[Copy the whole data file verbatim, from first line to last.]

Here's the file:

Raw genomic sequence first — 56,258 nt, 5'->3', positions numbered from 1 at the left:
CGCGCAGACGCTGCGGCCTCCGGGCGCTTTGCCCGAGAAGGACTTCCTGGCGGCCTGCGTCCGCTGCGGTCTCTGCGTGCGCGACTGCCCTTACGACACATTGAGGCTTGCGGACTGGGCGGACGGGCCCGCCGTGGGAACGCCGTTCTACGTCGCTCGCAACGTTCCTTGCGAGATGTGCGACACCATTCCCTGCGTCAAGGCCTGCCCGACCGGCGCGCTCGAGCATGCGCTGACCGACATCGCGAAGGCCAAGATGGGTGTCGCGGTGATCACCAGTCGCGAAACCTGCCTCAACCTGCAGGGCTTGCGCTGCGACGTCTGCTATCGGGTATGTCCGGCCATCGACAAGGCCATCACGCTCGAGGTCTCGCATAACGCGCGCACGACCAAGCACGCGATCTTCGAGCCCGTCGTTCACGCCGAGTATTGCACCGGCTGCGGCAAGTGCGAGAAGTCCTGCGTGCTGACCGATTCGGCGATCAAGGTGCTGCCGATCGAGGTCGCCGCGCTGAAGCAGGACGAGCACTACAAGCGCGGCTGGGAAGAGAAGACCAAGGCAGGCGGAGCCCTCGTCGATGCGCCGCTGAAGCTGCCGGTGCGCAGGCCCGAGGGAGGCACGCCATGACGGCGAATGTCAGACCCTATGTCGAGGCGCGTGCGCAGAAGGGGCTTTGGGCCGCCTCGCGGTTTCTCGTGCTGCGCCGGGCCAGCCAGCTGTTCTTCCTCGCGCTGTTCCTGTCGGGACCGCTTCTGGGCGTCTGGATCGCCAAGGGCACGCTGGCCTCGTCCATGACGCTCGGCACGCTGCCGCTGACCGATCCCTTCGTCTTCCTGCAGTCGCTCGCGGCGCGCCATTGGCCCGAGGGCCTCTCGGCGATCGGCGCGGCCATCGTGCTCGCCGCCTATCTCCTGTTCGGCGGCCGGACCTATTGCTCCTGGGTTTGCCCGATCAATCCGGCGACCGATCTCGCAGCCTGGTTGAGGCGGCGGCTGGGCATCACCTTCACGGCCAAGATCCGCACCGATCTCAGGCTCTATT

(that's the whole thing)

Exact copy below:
Raw genomic sequence first — 56,258 nt, 5'->3', positions numbered from 1 at the left:
CGCGCAGACGCTGCGGCCTCCGGGCGCTTTGCCCGAGAAGGACTTCCTGGCGGCCTGCGTCCGCTGCGGTCTCTGCGTGCGCGACTGCCCTTACGACACATTGAGGCTTGCGGACTGGGCGGACGGGCCCGCCGTGGGAACGCCGTTCTACGTCGCTCGCAACGTTCCTTGCGAGATGTGCGACACCATTCCCTGCGTCAAGGCCTGCCCGACCGGCGCGCTCGAGCATGCGCTGACCGACATCGCGAAGGCCAAGATGGGTGTCGCGGTGATCACCAGTCGCGAAACCTGCCTCAACCTGCAGGGCTTGCGCTGCGACGTCTGCTATCGGGTATGTCCGGCCATCGACAAGGCCATCACGCTCGAGGTCTCGCATAACGCGCGCACGACCAAGCACGCGATCTTCGAGCCCGTCGTTCACGCCGAGTATTGCACCGGCTGCGGCAAGTGCGAGAAGTCCTGCGTGCTGACCGATTCGGCGATCAAGGTGCTGCCGATCGAGGTCGCCGCGCTGAAGCAGGACGAGCACTACAAGCGCGGCTGGGAAGAGAAGACCAAGGCAGGCGGAGCCCTCGTCGATGCGCCGCTGAAGCTGCCGGTGCGCAGGCCCGAGGGAGGCACGCCATGACGGCGAATGTCAGACCCTATGTCGAGGCGCGTGCGCAGAAGGGGCTTTGGGCCGCCTCGCGGTTTCTCGTGCTGCGCCGGGCCAGCCAGCTGTTCTTCCTCGCGCTGTTCCTGTCGGGACCGCTTCTGGGCGTCTGGATCGCCAAGGGCACGCTGGCCTCGTCCATGACGCTCGGCACGCTGCCGCTGACCGATCCCTTCGTCTTCCTGCAGTCGCTCGCGGCGCGCCATTGGCCCGAGGGCCTCTCGGCGATCGGCGCGGCCATCGTGCTCGCCGCCTATCTCCTGTTCGGCGGCCGGACCTATTGCTCCTGGGTTTGCCCGATCAATCCGGCGACCGATCTCGCAGCCTGGTTGAGGCGGCGGCTGGGCATCACCTTCACGGCCAAGATCCGCACCGATCTCAGGCTCTATT